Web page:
Several summers ago, as we finished loading up the car for a two week California vacation, the unthinkable happened. Just as I set the alarm and turned the key to lock up the house my husband announced that he had to go back to retrieve the cell phone he had forgotten. Not possible, I told him. I’ve already turned the key, and if we step back in now, the plane will crash and we will die.
He rolled his eyes, politely asked me to get out of his way and re-entered the house.
Certain that we will never land in San Francisco, I held on tight to all my boys throughout the six-hour flight and tried to think of how I can become a better person in the unlikely event that I survive this trip.
Where I come from, the worst luck comes when you return for something you have forgotten. Doing so means that your travel guardian angels have taken leave and you are on your own.The only way around the looming catastrophe is a ritual of counter-measure, which admittedly looks a little goofy to observers—it involves looking in the mirror, spitting at yourself three times, and then making a funny face, which makes even the most attractive people look a little like apes.
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That awful day so disturbed was I at my husband’s brazen dismissal of the warning that I forgot the countermeasure. I was prepared for the worst but hoped for the best.
We did land in San Francisco, and we even made it to the hotel unscathed, but I knew I wasn’t quite out of the woods.
The bad luck took its time and struck me later in the evening, in the bathroom, when I was putting on my make-up. Just as I clinched the lashes on my right eye with a curler my husband asked if I was ready to go. I turned my head to say “no,” and felt a stinging and unfamiliar pain buzzing along my eyelid. My poor eyelashes – all of them, trapped in the curler – were ripped out with the sudden turn of the head, leaving my eye embarrassingly naked and me almost crying in pain.
At a local Sephora the next morning where I was looking through a selection of fake eye-lashes the sales attendant looked at me with pity and asked what happened.
“I didn’t spit three times at the mirror or make a funny face. That’s what happened,” I told her.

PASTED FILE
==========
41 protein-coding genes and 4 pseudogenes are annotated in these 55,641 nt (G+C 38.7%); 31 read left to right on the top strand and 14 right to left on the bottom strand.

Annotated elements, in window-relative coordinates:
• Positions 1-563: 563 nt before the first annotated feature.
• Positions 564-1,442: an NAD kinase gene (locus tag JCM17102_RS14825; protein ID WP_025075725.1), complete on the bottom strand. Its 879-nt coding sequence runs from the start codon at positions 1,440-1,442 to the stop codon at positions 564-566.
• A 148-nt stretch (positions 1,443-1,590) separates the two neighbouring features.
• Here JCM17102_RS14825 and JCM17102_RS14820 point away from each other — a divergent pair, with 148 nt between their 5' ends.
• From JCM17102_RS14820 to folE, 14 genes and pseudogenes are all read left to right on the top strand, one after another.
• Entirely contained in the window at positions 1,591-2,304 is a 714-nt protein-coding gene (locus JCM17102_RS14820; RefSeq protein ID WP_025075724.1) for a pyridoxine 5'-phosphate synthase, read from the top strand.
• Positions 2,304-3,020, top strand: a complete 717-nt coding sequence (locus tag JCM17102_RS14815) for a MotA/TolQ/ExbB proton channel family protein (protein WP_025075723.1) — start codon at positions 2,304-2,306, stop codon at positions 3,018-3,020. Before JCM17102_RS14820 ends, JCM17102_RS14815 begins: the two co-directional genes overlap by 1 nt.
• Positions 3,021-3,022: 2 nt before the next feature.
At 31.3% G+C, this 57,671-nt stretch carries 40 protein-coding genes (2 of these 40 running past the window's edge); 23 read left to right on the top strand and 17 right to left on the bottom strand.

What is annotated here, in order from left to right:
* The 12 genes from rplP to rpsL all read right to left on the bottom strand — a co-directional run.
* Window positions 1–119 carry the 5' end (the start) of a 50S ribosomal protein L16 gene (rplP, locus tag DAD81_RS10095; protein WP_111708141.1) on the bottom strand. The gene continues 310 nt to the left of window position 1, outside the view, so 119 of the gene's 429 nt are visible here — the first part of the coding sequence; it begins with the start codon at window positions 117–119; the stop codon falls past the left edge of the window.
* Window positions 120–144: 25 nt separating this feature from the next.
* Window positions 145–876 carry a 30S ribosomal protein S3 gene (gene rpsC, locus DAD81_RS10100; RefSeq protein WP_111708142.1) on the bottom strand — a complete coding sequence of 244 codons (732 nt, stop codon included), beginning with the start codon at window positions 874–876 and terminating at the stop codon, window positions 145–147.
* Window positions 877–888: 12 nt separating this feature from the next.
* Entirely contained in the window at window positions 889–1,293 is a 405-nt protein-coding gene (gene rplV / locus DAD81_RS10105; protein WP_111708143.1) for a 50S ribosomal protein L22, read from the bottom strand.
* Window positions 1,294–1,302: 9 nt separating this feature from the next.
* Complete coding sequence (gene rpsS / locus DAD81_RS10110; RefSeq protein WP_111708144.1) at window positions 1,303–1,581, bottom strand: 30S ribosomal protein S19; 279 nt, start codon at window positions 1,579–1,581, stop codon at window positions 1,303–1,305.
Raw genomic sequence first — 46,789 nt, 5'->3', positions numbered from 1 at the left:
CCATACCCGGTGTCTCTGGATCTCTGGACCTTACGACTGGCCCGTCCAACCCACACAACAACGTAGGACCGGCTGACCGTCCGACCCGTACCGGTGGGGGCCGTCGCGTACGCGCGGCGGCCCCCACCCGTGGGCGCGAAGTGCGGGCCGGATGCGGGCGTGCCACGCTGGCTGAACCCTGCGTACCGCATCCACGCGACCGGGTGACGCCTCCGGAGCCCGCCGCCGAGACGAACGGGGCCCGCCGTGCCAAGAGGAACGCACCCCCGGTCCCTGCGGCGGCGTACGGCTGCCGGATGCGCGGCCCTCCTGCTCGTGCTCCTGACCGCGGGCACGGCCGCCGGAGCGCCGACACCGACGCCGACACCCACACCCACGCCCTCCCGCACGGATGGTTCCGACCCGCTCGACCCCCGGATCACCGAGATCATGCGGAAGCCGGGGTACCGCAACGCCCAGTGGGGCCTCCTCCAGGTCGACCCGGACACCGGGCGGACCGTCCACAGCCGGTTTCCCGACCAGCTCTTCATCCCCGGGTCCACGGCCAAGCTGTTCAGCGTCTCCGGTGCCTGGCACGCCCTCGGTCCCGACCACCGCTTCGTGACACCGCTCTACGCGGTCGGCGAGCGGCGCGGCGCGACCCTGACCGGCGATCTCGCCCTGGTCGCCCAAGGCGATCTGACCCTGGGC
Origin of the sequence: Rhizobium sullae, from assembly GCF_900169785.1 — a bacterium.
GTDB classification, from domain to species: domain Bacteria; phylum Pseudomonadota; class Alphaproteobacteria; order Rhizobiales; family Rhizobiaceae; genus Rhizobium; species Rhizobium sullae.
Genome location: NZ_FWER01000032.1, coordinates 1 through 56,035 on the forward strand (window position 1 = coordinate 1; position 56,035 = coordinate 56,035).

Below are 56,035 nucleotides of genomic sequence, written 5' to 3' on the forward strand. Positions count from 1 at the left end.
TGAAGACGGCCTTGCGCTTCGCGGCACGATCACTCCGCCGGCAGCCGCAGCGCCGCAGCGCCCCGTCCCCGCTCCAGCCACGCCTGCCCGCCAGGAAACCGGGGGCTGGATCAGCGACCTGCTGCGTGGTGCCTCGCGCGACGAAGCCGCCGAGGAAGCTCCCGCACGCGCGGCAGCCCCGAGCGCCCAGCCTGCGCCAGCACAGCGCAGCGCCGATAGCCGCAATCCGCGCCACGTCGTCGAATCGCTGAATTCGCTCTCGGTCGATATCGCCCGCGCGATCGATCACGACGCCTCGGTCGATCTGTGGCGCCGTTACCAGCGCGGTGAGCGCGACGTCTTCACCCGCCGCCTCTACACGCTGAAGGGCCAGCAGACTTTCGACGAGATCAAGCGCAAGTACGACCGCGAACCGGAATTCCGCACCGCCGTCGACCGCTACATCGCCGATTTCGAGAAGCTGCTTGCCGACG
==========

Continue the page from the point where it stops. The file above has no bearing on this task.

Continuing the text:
It’s hard for the superstitious to be taken seriously in this country. Too easily affected by the rational thinking of the Enlightenment, Americans tend to think that superstitions are generally silly in their hoariness and lacking in utility.
The only exception I ever observed was the strange fixation on Friday the 13th as the day that is more likely than any other to bring bad luck.
Any day can bring back luck, I assure the worriers, unless you avoid the obvious traps, which include (in addition to the temptation of returning for something forgotten): whistling in the house (you’ll be poor), walking around your home in socks but without shoes or slippers (someone you love will die), placing a purse on the floor (your will be poor), pouring wine with a hand twisted backwards (someone, probably the pouree, will die), telling others how lucky THEY are, (they will die after becoming poor), saying that YOU don’t believe in superstitions, (you too will die, most likely in poverty), or the worst transgression, celebrating your birthday before the actual date.
I never miss the opportunity to tell skeptics how my second cousin had her 70th birthday party in advance and then suffered a stroke immediately thereafter. Best not take any chances.
Yes, people may look at you kind of funny. They may ask about the voodoo dolls around your house or inquire why you yelp in fear every time someone reaches over for a goodbye hug from the other side of the threshold (the latter means you’ll never meet again). Loved ones may snap at you every now and then and suggest you get help. But, at least you will always know you’ve done your best to keep away the evil eye.
As for Friday the 13th, remember that the number 13 is not ominous in every culture, and neither is Friday, so you can just go ahead and dismiss it as the vestigial folk delusion that it is.
[Photo Credit: Everett Collection/Shutterstock.com]
Do you have any book-related superstitions? Share them in the comments!